How Do I know If I Have a Concussion?
Contrary to belief, a concussion injury does not have to be sustained by a direct blow to the head. In 2014, falls were the leading cause of mild traumatic brain injuries (TBI). Falls accounted for 47% of all TBI-related ER visits, hospitalizations, and deaths in the United States in 2014. (CDC) Being struck by or against an object was the second leading cause of TBI, accounting for about 15% of TBI-related ER visits, hospitalizations, and deaths in the U.S. in 2014. (CDC) Among all age groups, motor vehicle crashes were the third leading cause of TBI-related ER visits, hospitalizations, and deaths (14%) in the U.S. in 2014. (CDC) Approximately 1 in 4 mild traumatic brain injuries in adults occurred at work. (Terry, 2018)
Management of Concussion in Sports
It is estimated that as many as 3,900,000 sports and activities-related concussions occur annually in the U.S. A concussion can occur from either a bump, blow, or jolt to the head or body that causes the head and brain to move rapidly back and forth, either from a fall, a collision of players, or impact from the ground or other obstacles. Collision sports are at the highest risk for concussions, but any athletic activity remains a risk.
Concussions in the Workplace
Approximately 1 in 4 mild traumatic brain injuries (mTBIs) in adults occur at work and are associated with substantial productivity loss, economic burden, persistent symptoms, and occupational disability1. Concussions in the workplace are most commonly caused by falls, getting struck in the head by falling objects, or motor vehicle accidents2. Most adults recover from an mTBI or concussion within 7-10 days; however, individuals who continue to have persistent symptoms beyond this timeframe are more at risk for further co-morbidities, including aerobic deconditioning, chronic pain, anxiety disorder, depression, as well as poor work performance3.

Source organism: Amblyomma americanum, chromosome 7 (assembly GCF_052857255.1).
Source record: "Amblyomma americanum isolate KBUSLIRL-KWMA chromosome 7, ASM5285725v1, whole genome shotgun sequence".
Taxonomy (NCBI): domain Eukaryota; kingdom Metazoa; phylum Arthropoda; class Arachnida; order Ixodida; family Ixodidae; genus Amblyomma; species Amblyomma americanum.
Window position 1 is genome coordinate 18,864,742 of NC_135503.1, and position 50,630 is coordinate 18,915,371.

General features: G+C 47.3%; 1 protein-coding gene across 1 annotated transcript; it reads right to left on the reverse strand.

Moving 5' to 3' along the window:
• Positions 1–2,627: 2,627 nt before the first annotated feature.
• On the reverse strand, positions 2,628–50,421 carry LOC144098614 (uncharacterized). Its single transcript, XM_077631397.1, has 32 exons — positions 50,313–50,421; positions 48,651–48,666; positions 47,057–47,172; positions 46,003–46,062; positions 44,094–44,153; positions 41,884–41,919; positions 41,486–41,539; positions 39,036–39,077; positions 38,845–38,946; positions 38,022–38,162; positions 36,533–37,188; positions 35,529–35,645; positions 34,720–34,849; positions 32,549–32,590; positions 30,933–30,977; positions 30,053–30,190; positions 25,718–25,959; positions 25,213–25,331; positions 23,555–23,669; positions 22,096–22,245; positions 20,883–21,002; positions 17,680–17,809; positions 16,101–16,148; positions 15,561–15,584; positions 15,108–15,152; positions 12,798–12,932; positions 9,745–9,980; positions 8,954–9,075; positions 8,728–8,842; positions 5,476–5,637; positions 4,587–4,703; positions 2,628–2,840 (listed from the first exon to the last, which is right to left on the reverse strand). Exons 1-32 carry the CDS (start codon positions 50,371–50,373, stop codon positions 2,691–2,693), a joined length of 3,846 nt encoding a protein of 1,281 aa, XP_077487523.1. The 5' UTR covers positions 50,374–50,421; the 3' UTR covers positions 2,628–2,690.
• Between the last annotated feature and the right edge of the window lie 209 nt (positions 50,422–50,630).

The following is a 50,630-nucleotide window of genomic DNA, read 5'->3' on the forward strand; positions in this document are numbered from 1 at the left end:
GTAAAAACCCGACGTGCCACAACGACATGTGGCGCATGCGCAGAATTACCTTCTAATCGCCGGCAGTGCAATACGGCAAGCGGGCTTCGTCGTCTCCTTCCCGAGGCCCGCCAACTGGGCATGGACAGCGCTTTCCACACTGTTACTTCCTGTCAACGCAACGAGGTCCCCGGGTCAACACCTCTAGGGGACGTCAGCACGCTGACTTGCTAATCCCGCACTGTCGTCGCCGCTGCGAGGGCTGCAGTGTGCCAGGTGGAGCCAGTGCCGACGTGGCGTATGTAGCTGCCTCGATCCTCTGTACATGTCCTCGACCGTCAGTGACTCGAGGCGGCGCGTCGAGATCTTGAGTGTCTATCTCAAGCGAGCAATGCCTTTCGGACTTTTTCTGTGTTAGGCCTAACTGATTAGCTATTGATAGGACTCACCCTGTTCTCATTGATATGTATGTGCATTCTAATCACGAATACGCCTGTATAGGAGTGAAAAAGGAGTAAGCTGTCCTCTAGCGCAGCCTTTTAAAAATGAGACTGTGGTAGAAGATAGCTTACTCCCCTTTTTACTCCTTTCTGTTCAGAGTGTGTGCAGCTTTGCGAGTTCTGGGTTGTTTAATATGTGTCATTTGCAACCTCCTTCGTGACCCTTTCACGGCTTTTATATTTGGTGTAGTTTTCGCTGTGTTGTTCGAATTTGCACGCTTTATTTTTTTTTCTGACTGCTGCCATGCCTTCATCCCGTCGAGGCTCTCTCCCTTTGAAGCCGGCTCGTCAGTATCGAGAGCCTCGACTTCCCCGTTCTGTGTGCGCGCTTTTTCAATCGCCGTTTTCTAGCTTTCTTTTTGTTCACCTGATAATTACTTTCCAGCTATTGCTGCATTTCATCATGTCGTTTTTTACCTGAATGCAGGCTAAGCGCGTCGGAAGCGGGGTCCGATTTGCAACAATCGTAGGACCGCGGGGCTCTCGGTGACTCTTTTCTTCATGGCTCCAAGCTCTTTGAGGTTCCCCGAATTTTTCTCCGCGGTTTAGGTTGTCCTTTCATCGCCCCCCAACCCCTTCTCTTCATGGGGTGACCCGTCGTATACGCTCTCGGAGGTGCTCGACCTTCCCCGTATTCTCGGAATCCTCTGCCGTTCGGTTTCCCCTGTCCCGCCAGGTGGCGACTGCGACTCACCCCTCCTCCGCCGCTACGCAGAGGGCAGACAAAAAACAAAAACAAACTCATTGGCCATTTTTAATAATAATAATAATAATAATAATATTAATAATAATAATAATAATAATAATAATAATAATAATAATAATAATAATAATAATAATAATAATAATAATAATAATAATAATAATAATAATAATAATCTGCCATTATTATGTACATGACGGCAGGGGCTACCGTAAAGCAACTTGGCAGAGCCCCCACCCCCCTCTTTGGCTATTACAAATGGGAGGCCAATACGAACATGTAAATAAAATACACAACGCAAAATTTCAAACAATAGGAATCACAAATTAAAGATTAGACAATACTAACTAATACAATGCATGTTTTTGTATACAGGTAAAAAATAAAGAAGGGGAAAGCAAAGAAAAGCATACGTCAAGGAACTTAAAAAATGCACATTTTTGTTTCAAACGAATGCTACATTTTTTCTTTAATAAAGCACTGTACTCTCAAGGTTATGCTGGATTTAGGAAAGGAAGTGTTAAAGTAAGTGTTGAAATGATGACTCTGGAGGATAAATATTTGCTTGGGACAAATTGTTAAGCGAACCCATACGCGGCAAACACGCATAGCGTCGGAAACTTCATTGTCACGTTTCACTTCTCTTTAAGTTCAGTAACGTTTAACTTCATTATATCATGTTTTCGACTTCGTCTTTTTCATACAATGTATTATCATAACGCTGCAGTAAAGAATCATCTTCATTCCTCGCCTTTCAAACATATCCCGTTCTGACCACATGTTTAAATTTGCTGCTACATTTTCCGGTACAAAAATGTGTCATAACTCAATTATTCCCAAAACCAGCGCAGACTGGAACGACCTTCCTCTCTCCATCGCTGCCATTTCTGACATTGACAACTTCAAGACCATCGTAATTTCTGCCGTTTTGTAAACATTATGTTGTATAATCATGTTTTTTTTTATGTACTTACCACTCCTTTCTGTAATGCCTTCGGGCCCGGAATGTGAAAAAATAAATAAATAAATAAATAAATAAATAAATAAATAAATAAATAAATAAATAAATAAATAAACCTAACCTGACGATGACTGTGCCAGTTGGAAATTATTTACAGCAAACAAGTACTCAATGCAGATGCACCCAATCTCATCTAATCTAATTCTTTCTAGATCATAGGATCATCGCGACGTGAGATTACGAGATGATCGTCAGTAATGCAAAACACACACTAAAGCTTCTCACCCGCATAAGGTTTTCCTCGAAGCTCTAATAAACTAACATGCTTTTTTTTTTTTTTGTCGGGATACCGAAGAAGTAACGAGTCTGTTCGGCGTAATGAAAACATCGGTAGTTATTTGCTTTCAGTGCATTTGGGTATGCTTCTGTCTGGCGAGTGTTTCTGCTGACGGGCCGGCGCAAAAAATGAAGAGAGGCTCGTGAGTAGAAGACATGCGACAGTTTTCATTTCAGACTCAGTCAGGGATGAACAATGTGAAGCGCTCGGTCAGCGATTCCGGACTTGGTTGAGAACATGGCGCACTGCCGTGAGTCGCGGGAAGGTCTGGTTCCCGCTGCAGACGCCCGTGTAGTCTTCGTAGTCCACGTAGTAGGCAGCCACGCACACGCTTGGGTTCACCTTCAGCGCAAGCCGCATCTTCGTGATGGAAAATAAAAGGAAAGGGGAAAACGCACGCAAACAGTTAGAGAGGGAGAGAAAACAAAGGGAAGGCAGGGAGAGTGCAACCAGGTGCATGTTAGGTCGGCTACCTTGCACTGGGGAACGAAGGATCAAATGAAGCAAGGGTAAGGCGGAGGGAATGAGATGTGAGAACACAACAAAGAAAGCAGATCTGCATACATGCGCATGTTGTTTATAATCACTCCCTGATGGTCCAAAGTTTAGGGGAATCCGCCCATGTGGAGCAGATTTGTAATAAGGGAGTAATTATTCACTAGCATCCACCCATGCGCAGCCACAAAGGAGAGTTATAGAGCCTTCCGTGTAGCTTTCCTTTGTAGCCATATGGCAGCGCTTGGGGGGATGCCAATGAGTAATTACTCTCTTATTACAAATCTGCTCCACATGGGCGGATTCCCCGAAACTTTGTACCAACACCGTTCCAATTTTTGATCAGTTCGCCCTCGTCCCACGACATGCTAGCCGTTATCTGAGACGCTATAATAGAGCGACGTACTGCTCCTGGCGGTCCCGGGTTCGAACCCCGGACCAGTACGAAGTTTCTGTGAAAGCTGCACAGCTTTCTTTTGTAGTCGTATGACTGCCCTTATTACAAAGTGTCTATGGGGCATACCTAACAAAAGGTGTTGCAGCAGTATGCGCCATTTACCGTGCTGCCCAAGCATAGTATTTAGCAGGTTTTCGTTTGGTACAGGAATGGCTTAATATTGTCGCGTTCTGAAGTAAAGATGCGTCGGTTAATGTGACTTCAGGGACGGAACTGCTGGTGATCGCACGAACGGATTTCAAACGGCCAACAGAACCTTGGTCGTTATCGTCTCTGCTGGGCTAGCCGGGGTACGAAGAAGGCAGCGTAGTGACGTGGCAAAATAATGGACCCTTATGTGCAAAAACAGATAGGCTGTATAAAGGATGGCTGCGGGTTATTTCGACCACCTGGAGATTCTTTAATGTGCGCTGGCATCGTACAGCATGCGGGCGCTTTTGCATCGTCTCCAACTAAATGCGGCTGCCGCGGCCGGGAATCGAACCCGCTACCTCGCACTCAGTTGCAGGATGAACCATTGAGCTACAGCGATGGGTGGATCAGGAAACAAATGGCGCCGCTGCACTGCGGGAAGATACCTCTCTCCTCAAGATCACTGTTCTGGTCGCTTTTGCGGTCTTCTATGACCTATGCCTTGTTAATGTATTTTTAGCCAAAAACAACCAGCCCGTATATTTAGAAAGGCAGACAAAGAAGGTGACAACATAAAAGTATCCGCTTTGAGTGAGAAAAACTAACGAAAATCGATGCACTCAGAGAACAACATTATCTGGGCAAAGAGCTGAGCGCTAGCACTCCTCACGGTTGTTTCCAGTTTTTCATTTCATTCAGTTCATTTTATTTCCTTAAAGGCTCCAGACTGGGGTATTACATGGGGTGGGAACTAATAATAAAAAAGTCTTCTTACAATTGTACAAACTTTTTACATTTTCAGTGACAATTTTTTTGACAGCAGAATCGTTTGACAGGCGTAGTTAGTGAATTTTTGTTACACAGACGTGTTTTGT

The Importance of Baseline Testing for Concussion Management
Concussions continue to be an aspect of athletics that players, parents and coaches need to address properly. One step that can be taken prior to the season that may assist with management of a concussion is having an athlete undergo baseline testing.
Concussions in Cheerleaders: Symptoms and Treatment
Cheerleaders are commonly seen on the sidelines of school and professional sporting events, but the sport is no longer reserved for the sidelines. Cheerleaders have their own competitions where they are in the spotlight. Competitive cheerleading participation is on the rise with teams ranging in age from 5 years old through college.
Concussions: How Can Physical Therapy Help?
Concussions have gotten a lot of attention in recent years, mostly negative attention. It is true that in an ideal world, no one would suffer a concussion. However, life happens. Concussions are thought of as only occurring with a blow to the head which, in reality, is only one way that they can happen.